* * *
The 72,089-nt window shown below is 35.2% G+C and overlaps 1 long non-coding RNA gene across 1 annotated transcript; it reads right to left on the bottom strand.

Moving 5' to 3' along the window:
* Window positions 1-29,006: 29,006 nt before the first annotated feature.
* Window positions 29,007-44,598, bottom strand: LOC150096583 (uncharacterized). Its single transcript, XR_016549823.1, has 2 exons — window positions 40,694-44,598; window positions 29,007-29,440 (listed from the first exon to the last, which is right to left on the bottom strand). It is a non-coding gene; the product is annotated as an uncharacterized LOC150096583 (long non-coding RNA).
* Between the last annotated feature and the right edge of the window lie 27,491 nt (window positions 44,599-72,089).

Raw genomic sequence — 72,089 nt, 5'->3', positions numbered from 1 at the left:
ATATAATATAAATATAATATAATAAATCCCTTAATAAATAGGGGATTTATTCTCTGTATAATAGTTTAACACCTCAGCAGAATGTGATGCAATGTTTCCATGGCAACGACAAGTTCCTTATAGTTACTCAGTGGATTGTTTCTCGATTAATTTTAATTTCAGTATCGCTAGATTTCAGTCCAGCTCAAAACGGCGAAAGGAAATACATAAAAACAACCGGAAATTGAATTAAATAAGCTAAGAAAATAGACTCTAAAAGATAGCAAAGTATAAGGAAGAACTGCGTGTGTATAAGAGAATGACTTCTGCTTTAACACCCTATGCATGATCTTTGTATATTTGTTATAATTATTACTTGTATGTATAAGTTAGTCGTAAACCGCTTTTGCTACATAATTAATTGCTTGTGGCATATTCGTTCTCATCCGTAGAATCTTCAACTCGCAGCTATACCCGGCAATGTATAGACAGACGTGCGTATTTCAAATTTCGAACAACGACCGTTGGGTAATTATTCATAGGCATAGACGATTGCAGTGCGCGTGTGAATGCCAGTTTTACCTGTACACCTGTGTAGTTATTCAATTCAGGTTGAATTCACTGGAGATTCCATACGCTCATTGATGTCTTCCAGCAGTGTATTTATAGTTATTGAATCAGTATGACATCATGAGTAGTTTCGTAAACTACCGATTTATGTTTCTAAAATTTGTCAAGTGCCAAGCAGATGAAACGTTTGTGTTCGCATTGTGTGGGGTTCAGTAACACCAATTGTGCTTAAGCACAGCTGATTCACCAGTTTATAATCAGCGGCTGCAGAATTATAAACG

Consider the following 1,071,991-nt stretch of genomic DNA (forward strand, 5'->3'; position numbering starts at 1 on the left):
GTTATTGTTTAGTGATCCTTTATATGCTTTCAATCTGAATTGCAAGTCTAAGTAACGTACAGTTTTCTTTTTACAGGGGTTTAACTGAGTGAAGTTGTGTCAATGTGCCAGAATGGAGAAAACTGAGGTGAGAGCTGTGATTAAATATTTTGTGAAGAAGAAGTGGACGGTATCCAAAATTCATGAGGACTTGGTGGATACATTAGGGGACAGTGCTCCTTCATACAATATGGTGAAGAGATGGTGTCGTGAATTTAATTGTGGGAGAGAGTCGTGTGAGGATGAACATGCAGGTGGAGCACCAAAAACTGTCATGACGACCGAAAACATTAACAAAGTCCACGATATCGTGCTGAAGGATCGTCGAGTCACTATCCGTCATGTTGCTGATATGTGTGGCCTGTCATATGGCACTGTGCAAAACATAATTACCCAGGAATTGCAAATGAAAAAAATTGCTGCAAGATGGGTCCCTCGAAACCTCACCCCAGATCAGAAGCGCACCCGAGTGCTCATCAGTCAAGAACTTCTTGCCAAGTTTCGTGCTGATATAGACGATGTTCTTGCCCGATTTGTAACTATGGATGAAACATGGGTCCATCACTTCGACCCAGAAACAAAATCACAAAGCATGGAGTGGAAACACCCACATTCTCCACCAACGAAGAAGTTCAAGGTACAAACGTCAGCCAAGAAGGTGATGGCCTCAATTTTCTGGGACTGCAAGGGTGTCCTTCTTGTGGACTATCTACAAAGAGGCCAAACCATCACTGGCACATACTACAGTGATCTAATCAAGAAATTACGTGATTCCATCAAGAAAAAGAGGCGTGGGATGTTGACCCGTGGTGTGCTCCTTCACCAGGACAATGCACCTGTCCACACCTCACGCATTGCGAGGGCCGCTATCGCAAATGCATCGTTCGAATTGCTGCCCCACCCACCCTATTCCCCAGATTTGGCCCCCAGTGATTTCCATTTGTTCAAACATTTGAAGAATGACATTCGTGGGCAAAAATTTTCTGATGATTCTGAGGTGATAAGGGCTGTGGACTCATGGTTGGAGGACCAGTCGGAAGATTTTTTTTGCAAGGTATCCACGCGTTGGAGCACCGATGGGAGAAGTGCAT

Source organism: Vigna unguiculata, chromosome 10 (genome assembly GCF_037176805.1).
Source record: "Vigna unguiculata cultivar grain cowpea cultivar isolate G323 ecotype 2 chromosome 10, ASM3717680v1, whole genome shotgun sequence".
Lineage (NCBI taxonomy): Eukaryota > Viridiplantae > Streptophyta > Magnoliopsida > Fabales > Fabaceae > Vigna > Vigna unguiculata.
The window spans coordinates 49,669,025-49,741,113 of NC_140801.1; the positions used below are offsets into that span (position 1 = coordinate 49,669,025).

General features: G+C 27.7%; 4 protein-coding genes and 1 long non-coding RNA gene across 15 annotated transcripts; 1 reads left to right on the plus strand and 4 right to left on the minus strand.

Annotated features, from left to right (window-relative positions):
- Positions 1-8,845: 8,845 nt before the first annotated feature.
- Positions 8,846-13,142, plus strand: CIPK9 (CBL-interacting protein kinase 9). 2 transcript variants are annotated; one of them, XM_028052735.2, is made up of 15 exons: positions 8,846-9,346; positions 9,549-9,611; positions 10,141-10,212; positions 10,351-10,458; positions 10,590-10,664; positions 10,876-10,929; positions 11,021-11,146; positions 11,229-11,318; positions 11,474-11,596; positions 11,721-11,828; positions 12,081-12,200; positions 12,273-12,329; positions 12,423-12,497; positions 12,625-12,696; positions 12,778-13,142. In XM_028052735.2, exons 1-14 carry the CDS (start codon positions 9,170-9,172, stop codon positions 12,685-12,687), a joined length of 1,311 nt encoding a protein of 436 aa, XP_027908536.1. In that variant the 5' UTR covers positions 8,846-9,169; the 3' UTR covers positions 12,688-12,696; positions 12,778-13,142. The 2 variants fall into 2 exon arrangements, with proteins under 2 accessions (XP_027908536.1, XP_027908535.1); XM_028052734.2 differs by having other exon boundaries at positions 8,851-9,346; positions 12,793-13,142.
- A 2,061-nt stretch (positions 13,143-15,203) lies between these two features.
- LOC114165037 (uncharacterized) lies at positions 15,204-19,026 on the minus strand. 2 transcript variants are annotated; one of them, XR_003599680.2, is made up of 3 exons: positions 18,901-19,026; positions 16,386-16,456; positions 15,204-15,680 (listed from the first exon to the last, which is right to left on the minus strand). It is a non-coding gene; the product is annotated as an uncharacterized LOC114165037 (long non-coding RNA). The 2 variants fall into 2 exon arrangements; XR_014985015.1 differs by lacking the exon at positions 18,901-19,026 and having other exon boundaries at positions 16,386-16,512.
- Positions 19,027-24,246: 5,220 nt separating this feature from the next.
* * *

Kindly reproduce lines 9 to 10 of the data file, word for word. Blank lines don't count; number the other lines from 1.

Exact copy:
GTTATTGTTTAGTGATCCTTTATATGCTTTCAATCTGAATTGCAAGTCTAAGTAACGTACAGTTTTCTTTTTACAGGGGTTTAACTGAGTGAAGTTGTGTCAATGTGCCAGAATGGAGAAAACTGAGGTGAGAGCTGTGATTAAATATTTTGTGAAGAAGAAGTGGACGGTATCCAAAATTCATGAGGACTTGGTGGATACATTAGGGGACAGTGCTCCTTCATACAATATGGTGAAGAGATGGTGTCGTGAATTTAATTGTGGGAGAGAGTCGTGTGAGGATGAACATGCAGGTGGAGCACCAAAAACTGTCATGACGACCGAAAACATTAACAAAGTCCACGATATCGTGCTGAAGGATCGTCGAGTCACTATCCGTCATGTTGCTGATATGTGTGGCCTGTCATATGGCACTGTGCAAAACATAATTACCCAGGAATTGCAAATGAAAAAAATTGCTGCAAGATGGGTCCCTCGAAACCTCACCCCAGATCAGAAGCGCACCCGAGTGCTCATCAGTCAAGAACTTCTTGCCAAGTTTCGTGCTGATATAGACGATGTTCTTGCCCGATTTGTAACTATGGATGAAACATGGGTCCATCACTTCGACCCAGAAACAAAATCACAAAGCATGGAGTGGAAACACCCACATTCTCCACCAACGAAGAAGTTCAAGGTACAAACGTCAGCCAAGAAGGTGATGGCCTCAATTTTCTGGGACTGCAAGGGTGTCCTTCTTGTGGACTATCTACAAAGAGGCCAAACCATCACTGGCACATACTACAGTGATCTAATCAAGAAATTACGTGATTCCATCAAGAAAAAGAGGCGTGGGATGTTGACCCGTGGTGTGCTCCTTCACCAGGACAATGCACCTGTCCACACCTCACGCATTGCGAGGGCCGCTATCGCAAATGCATCGTTCGAATTGCTGCCCCACCCACCCTATTCCCCAGATTTGGCCCCCAGTGATTTCCATTTGTTCAAACATTTGAAGAATGACATTCGTGGGCAAAAATTTTCTGATGATTCTGAGGTGATAAGGGCTGTGGACTCATGGTTGGAGGACCAGTCGGAAGATTTTTTTTGCAAGGTATCCACGCGTTGGAGCACCGATGGGAGAAGTGCAT

Source organism: Vigna unguiculata, chromosome 10 (genome assembly GCF_037176805.1).